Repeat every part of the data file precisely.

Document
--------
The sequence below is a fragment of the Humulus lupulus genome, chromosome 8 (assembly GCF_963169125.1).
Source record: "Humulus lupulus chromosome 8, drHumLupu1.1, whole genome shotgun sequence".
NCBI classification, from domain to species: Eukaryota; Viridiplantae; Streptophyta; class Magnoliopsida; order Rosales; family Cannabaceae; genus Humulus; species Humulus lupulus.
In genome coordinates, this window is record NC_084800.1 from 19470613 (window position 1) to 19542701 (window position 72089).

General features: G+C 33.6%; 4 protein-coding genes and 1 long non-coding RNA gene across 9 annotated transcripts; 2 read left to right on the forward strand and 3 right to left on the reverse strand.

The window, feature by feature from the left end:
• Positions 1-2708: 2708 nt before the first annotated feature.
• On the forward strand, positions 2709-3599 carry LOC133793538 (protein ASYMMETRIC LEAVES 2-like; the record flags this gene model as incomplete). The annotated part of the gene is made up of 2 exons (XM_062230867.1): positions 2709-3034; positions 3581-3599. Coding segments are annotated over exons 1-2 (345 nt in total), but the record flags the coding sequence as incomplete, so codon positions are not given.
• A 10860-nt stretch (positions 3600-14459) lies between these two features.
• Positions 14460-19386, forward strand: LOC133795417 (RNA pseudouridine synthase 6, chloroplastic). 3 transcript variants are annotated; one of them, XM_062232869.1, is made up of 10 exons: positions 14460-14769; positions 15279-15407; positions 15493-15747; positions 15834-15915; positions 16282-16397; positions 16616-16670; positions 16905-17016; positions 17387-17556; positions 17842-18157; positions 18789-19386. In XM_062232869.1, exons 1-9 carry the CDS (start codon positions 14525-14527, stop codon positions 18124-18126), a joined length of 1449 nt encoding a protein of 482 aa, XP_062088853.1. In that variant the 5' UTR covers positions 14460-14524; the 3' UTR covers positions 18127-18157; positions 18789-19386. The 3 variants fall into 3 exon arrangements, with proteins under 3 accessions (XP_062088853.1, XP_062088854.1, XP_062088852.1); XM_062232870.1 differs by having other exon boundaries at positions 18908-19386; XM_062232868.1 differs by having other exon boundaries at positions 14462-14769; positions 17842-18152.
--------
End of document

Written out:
The sequence below is a fragment of the Humulus lupulus genome, chromosome 8 (assembly GCF_963169125.1).
Source record: "Humulus lupulus chromosome 8, drHumLupu1.1, whole genome shotgun sequence".
NCBI classification, from domain to species: Eukaryota; Viridiplantae; Streptophyta; class Magnoliopsida; order Rosales; family Cannabaceae; genus Humulus; species Humulus lupulus.
In genome coordinates, this window is record NC_084800.1 from 19470613 (window position 1) to 19542701 (window position 72089).

General features: G+C 33.6%; 4 protein-coding genes and 1 long non-coding RNA gene across 9 annotated transcripts; 2 read left to right on the forward strand and 3 right to left on the reverse strand.

The window, feature by feature from the left end:
• Positions 1-2708: 2708 nt before the first annotated feature.
• On the forward strand, positions 2709-3599 carry LOC133793538 (protein ASYMMETRIC LEAVES 2-like; the record flags this gene model as incomplete). The annotated part of the gene is made up of 2 exons (XM_062230867.1): positions 2709-3034; positions 3581-3599. Coding segments are annotated over exons 1-2 (345 nt in total), but the record flags the coding sequence as incomplete, so codon positions are not given.
• A 10860-nt stretch (positions 3600-14459) lies between these two features.
• Positions 14460-19386, forward strand: LOC133795417 (RNA pseudouridine synthase 6, chloroplastic). 3 transcript variants are annotated; one of them, XM_062232869.1, is made up of 10 exons: positions 14460-14769; positions 15279-15407; positions 15493-15747; positions 15834-15915; positions 16282-16397; positions 16616-16670; positions 16905-17016; positions 17387-17556; positions 17842-18157; positions 18789-19386. In XM_062232869.1, exons 1-9 carry the CDS (start codon positions 14525-14527, stop codon positions 18124-18126), a joined length of 1449 nt encoding a protein of 482 aa, XP_062088853.1. In that variant the 5' UTR covers positions 14460-14524; the 3' UTR covers positions 18127-18157; positions 18789-19386. The 3 variants fall into 3 exon arrangements, with proteins under 3 accessions (XP_062088853.1, XP_062088854.1, XP_062088852.1); XM_062232870.1 differs by having other exon boundaries at positions 18908-19386; XM_062232868.1 differs by having other exon boundaries at positions 14462-14769; positions 17842-18152.